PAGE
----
Don Juan in Soho @ The Donmar Warehouse

The myth of Don Juan is well-known. Though it found its origins in literature over four centuries ago, the idea has come into popular culture and evolved to fit the typically modern term of ‘womanizer’. Yes, Don Juan is a libertine, a heartbreaker – just as Casanova is known as one of the most famous lovers in Italian history, Don Juan is Spain’s very own lady-killer.
by: 
Rosalind Turkie

The Spanish monk Tirso de Molina is thought to have created the character which would evolve into an actual stereotype hundreds of years later. The Trickster of Seville and the Stone Guest was written around 1630 and has continued to evolve to the present day. Two other versions of the play are perhaps better known than the original. Mozart’s opera Don Giovanni stole the limelight in 1787, transforming Molina’s characters of Don Juan and his servant Catalinón into Don Giovanni and Leporello. Even before Mozart, Molière was inspired by Molina’s play to pen his own version, the French counterparts for Molina’s characters becoming Dom Juan and Sganarelle.

The play, briefly, depicts a young noble (Don Juan) who relentlessly seduces all women by proposing them marriage. The plot thickens when he kills the father of one of his conquests, who later returns to haunt him in the form of a stone statue. As Don Juan stubbornly refuses to repent at the orders of the Stone Guest, he is dragged down to hell

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Molina’s play is extremely complex and rests on an allegorical understanding of the characters. In other words, they are not what they seem to represent. Although Don Juan seems to be pursuing sex in all its forms, his character calls for a deeper psychological analysis. By claiming countless women and repeatedly refusing the Stone Guests’ orders to repent, Don Juan is in fact defying God. Molina is by this referring to a long-standing debate between two branches of Christianity, and a debate about the relation between free will, and the grace of God.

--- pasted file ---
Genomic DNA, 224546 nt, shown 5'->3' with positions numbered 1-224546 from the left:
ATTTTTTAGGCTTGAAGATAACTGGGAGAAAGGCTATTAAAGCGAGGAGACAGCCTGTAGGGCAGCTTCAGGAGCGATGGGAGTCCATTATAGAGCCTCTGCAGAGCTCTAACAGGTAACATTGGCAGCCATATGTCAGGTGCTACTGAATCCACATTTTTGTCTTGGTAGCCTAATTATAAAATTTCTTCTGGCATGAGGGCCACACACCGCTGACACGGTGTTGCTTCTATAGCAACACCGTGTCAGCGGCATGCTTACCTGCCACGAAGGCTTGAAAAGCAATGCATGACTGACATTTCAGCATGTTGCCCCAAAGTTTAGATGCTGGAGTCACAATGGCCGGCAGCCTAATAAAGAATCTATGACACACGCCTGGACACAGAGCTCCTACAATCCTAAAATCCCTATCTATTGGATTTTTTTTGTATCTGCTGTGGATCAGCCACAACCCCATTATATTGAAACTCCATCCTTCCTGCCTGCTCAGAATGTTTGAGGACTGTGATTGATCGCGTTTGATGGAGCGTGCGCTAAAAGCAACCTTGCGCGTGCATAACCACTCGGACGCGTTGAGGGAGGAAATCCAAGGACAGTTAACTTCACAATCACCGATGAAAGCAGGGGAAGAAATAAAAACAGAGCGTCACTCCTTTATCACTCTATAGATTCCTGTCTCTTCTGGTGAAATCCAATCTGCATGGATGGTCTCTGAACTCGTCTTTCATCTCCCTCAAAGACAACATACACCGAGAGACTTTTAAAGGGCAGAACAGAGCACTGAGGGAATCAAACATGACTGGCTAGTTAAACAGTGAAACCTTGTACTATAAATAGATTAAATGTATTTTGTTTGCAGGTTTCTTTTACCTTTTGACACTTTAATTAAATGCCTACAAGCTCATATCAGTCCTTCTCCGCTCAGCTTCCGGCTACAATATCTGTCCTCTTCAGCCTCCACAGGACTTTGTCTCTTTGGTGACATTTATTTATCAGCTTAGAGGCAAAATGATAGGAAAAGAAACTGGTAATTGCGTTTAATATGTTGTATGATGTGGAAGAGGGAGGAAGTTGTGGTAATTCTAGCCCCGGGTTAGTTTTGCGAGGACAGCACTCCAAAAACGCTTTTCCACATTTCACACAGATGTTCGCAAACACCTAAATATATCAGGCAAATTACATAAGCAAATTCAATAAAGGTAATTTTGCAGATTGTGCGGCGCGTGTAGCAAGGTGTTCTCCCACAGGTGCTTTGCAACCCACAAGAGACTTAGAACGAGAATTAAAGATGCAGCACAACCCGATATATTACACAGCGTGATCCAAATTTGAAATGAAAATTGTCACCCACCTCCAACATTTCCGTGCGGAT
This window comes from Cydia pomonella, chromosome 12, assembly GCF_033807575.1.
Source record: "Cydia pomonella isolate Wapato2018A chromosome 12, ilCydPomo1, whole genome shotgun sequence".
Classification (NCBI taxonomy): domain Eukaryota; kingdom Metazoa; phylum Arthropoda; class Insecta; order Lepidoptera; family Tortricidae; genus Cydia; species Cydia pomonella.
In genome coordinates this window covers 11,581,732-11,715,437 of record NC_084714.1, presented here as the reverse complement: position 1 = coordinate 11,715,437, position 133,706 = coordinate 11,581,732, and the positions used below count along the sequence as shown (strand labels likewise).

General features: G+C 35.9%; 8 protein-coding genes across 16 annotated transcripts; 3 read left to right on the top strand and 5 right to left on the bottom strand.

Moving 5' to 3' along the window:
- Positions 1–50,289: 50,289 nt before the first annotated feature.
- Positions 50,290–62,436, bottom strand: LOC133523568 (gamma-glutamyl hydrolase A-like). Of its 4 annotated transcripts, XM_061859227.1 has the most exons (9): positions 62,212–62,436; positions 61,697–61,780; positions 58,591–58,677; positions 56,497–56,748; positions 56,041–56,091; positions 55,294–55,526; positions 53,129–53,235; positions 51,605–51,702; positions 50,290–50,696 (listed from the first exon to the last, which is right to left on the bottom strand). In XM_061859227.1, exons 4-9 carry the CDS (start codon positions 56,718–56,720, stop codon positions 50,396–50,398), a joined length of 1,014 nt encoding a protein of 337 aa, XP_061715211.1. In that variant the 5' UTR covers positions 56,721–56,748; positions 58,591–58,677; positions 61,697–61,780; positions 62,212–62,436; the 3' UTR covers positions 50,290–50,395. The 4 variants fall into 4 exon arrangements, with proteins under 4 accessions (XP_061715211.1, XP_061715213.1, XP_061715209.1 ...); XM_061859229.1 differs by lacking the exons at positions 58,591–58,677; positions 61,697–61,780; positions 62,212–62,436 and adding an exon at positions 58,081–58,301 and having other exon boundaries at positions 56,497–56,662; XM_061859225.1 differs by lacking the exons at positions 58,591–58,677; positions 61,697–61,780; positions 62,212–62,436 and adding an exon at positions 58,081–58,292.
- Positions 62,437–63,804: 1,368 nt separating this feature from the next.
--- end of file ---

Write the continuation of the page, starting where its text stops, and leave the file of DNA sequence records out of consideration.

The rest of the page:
Complicated issues, which are difficult to portray with accuracy on the stage.

Personally, if I were performing the play I would cut some of its pedantry. The story is a great one; with seductions, murder, intrigue, madness, and humour in a funny servant. There is even a ghost.

So if you have a chance to see the modern myth performed on stage, you won’t be disappointed. It’s a terrific piece, and in my opinion the opera makes the scene of the descent to hell even more terrifying. It has recently been adapted into a modern play by Patrick Marber, titled Don Juan in Soho, in which Don Juan is an utter cad running riot among the fleshpots of Soho. Who said Tirso de Molina was old?

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